Another concern going forward, perhaps, is that for those who identify themselves with or are seen as part of the white nationalism movement—and Bannon, for one, denies he’s part of that—the specter of a global Islamic threat against “Western” civilization is a convenient bugaboo, feeding the alt-right narrative of the whites against everyone else. Much as the “Red Scare” of the 1950s helped to consolidate far-right control in Washington, at least for a time, the bigger the Islamist threat appears, the more compelling is Trump’s call to keep the world from our shores, justify closed borders and focus on his neo-isolationist concept of “America First.” Indeed, much as Obama desperately wanted to end the “war on terror,” it is fair to question whether some of the people around Trump may not want to.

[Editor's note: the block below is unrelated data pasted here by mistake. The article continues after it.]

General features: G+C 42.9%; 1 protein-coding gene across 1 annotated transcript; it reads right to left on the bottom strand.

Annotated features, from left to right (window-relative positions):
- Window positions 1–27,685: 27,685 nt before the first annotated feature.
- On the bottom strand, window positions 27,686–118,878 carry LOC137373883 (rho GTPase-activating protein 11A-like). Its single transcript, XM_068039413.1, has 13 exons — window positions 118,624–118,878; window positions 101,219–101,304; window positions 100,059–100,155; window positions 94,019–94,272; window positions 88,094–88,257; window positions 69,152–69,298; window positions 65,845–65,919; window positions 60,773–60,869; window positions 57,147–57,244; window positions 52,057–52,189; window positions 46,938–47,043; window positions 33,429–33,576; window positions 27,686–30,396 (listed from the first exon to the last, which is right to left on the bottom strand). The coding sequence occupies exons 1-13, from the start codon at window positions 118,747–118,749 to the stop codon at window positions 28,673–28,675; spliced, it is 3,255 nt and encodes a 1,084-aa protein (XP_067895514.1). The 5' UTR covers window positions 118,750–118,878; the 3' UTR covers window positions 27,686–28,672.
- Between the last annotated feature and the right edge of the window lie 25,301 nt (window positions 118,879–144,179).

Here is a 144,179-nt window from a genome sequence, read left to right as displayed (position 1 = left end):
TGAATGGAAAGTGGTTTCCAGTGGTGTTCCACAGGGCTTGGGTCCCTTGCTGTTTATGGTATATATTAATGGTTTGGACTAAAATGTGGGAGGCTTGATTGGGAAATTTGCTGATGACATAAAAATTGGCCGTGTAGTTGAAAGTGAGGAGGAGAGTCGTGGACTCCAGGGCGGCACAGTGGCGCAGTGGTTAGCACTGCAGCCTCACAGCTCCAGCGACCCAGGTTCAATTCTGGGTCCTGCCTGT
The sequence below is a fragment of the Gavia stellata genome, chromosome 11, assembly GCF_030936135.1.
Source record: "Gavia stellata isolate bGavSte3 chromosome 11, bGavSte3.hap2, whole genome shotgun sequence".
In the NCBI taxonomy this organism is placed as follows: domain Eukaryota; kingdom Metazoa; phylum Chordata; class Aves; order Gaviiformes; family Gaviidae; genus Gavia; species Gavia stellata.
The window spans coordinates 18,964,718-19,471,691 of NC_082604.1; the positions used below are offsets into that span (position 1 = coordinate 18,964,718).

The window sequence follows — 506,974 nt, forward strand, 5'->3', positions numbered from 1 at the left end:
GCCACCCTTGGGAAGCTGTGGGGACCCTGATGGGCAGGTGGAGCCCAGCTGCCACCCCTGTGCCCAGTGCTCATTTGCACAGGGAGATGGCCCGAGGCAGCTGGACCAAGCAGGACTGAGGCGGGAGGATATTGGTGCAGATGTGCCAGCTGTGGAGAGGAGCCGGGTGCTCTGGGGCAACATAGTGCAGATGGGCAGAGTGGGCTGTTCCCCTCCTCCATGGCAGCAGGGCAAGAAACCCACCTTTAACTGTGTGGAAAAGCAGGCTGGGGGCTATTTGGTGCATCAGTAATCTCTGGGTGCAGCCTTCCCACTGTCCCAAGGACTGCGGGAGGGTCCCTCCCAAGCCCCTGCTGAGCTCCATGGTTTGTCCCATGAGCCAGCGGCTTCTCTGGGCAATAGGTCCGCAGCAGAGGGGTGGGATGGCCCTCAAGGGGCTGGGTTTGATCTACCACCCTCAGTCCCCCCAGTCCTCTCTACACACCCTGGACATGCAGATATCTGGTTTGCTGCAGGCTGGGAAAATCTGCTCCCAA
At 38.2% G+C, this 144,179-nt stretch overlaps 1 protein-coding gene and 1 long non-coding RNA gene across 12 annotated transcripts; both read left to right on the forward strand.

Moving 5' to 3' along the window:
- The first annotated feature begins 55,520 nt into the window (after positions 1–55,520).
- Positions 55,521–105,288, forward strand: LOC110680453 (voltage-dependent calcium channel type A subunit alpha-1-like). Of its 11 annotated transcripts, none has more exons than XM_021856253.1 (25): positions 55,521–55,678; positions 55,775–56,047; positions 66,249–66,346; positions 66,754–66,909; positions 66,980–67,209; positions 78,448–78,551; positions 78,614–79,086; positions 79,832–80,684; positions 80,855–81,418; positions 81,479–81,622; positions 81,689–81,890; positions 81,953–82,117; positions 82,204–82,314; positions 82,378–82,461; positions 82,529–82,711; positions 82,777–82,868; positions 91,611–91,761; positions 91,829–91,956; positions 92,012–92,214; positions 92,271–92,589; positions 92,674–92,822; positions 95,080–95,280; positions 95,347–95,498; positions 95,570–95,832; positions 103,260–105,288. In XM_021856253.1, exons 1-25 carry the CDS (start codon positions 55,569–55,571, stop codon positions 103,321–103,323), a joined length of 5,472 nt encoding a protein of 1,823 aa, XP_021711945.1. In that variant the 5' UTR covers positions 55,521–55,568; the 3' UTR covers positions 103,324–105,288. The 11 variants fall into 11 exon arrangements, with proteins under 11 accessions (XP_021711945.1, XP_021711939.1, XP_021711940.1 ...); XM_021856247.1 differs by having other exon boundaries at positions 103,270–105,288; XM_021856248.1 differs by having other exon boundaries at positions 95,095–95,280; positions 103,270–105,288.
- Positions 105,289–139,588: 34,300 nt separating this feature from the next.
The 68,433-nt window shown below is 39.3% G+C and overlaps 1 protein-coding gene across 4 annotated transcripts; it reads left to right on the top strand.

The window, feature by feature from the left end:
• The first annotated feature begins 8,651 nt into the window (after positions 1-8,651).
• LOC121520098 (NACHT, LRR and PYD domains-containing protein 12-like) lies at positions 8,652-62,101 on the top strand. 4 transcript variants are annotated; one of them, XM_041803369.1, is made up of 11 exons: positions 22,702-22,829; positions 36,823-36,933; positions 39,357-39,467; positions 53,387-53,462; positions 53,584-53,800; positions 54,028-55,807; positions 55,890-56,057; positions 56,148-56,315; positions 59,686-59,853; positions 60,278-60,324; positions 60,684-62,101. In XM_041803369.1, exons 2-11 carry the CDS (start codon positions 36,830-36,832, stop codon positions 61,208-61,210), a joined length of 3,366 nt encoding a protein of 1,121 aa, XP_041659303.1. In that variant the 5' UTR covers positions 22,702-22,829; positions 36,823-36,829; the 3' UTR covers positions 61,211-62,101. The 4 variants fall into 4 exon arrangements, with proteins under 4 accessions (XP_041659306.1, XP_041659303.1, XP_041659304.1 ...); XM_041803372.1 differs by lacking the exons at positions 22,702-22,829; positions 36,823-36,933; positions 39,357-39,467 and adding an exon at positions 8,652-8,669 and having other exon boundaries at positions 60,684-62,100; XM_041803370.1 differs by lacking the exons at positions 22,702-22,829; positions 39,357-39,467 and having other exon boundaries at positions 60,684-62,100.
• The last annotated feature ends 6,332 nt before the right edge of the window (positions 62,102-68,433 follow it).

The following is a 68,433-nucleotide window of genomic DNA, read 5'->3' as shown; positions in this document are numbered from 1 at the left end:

In some respects—at least as the Trumpites would put it—they are only responding to Obama’s failures to end or even contain Islamist terrorism. Certainly any hope that anti-West terror would be confined to Al Qaeda and the Arab/Muslim world would be headed toward secular democracy—the aspiration of George W. Bush in invading Iraq in 2003, and the wishful thinking of optimists after the start of the Arab Spring in 2011—have been utterly dashed. Iraq is a dysfunctional disaster half occupied by ISIS, and constantly torn between Sunni and Shia interests; Egypt’s experiment with a democratic uprising has ended in a more brutal dictatorship than it had before; Libya and Yemen have come under the control of Islamist militias. Secular Arab democracy seems a lost dream.